During his appraisal of this Kiowa toy baby cradle, Tribal Arts expert Bruce Shackleford was surprised to discover the name of the artist scribbled on the back of the toy. "It's very unusual to have a name associated with the piece," Shackleford explained.
Shackleford was unable to make out the name in its entirety, but he told Janet, the toy's owner, that if she wanted to pursue it further, "[she] could take that name and run it down in the Indian Rolls and find out who this woman was."
But what exactly are the Indian Rolls and what might Janet discover there?
The Indian Census Rolls, which span from 1885 to 1940, were the result of an 1884 Act of Congress that required agents in charge of Indian reservations to submit population records to the Commissioner of Indian Affairs. Although the records were incomplete — there aren't census records for every reservation or group of Indians for every year — and the data from record-to-record varied, the Indian Census Rolls are the most thorough archive of U.S. Native American populations that exist for that time period.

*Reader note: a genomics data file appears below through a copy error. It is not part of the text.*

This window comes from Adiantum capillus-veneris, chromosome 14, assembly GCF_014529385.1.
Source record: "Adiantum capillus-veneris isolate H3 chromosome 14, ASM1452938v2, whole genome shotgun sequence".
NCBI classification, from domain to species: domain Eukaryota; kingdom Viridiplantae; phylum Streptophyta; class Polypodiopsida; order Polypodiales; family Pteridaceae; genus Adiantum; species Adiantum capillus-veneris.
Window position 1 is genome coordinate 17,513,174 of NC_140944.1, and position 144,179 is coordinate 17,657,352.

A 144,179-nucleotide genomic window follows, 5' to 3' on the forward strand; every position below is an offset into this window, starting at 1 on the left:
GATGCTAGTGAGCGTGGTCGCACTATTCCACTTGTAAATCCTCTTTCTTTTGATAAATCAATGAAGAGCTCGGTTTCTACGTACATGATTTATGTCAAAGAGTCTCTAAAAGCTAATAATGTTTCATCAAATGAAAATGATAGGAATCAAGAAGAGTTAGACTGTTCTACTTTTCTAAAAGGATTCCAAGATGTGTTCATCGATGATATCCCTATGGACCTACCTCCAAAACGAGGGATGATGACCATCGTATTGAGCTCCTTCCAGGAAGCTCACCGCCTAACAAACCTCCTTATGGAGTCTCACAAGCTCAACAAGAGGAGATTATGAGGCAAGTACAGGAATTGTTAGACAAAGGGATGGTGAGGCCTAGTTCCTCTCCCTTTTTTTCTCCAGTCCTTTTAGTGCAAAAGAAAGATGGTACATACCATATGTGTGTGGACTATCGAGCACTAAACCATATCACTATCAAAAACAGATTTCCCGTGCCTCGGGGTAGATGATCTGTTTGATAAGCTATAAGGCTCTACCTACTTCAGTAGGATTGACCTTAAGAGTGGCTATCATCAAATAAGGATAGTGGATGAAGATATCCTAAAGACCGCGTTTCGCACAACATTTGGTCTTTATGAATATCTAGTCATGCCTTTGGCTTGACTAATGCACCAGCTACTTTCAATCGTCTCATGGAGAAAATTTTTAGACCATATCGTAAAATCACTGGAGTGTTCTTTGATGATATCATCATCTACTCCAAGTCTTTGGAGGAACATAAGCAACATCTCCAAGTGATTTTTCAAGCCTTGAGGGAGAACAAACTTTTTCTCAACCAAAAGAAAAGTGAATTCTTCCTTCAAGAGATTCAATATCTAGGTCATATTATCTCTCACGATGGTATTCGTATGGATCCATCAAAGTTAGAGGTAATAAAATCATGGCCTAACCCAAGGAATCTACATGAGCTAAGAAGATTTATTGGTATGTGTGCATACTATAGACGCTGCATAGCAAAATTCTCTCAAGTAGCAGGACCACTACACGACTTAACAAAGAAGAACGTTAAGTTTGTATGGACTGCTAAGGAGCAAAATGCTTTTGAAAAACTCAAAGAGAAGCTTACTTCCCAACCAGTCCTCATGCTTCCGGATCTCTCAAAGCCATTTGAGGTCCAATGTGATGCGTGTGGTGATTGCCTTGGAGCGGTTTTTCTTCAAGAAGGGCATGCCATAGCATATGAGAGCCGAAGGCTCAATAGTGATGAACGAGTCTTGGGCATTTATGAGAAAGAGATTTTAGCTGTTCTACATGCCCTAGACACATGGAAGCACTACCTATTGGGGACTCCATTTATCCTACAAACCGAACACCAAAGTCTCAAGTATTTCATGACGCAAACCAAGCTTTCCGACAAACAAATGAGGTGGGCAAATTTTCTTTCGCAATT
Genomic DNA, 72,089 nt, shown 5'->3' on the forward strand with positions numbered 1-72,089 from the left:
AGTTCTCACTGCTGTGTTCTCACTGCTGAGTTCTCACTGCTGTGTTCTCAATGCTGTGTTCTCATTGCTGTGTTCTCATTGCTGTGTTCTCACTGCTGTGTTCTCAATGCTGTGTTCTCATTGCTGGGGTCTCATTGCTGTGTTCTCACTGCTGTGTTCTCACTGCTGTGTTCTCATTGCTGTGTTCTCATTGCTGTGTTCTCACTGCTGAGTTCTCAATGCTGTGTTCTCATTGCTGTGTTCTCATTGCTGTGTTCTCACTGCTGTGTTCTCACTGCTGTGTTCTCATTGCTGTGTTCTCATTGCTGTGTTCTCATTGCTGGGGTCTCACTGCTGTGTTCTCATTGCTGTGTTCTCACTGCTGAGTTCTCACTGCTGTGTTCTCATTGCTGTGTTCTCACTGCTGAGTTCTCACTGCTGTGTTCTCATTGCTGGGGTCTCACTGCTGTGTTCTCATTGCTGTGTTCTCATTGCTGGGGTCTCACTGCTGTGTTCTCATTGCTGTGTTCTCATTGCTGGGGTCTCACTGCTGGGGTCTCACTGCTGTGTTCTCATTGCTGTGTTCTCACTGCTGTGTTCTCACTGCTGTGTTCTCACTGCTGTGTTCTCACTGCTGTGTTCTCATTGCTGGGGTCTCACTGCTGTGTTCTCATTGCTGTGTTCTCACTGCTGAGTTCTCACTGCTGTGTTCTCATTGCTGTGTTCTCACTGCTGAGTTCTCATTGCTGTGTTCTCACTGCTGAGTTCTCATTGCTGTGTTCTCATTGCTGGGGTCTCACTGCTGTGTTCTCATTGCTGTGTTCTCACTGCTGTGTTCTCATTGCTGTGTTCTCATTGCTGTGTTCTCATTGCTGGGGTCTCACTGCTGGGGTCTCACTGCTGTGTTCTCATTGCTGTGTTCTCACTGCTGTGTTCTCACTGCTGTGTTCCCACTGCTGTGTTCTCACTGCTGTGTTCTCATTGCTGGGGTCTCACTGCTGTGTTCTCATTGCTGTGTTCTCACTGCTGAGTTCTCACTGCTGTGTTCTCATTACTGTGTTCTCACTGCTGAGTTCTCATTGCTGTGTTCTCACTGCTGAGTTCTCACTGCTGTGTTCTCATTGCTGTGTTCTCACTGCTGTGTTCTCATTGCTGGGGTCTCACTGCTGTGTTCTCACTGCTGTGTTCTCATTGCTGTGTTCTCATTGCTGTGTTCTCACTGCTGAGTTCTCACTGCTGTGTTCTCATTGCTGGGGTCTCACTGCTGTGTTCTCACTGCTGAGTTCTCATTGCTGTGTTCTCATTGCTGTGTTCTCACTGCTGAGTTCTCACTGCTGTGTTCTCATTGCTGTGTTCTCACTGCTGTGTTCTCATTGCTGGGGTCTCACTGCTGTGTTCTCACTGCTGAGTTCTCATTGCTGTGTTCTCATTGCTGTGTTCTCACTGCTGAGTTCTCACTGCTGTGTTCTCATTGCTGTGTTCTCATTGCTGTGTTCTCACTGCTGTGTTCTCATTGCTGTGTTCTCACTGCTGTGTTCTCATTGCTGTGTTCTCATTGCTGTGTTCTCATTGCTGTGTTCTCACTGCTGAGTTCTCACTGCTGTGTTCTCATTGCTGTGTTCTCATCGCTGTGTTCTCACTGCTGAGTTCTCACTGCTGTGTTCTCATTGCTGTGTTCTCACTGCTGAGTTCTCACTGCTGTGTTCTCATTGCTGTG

Generally, the records include the English and/or Indian name of the person, roll number, age or date of birth, sex, and relationship to head of family. Using these categories, and with a bit of time and effort, Janet might be able to narrow down the list of records and determine the name of her toy's creator. An initial search of the Rolls by ROADSHOW did not uncover any additional information about the partial name Shackleford found on the toy, but more in-depth research could yield better results.
The records are maintained by the U.S. National Archives and can be accessed — among other ways — free of charge at a number of National Archive facilities across the country, or through online subscription services such as Ancestry.com or hertiagequest.com, which have digitized many of the records.
To explore the records yourself, visit the National Archives to get started:www.archives.gov/research/census/research.html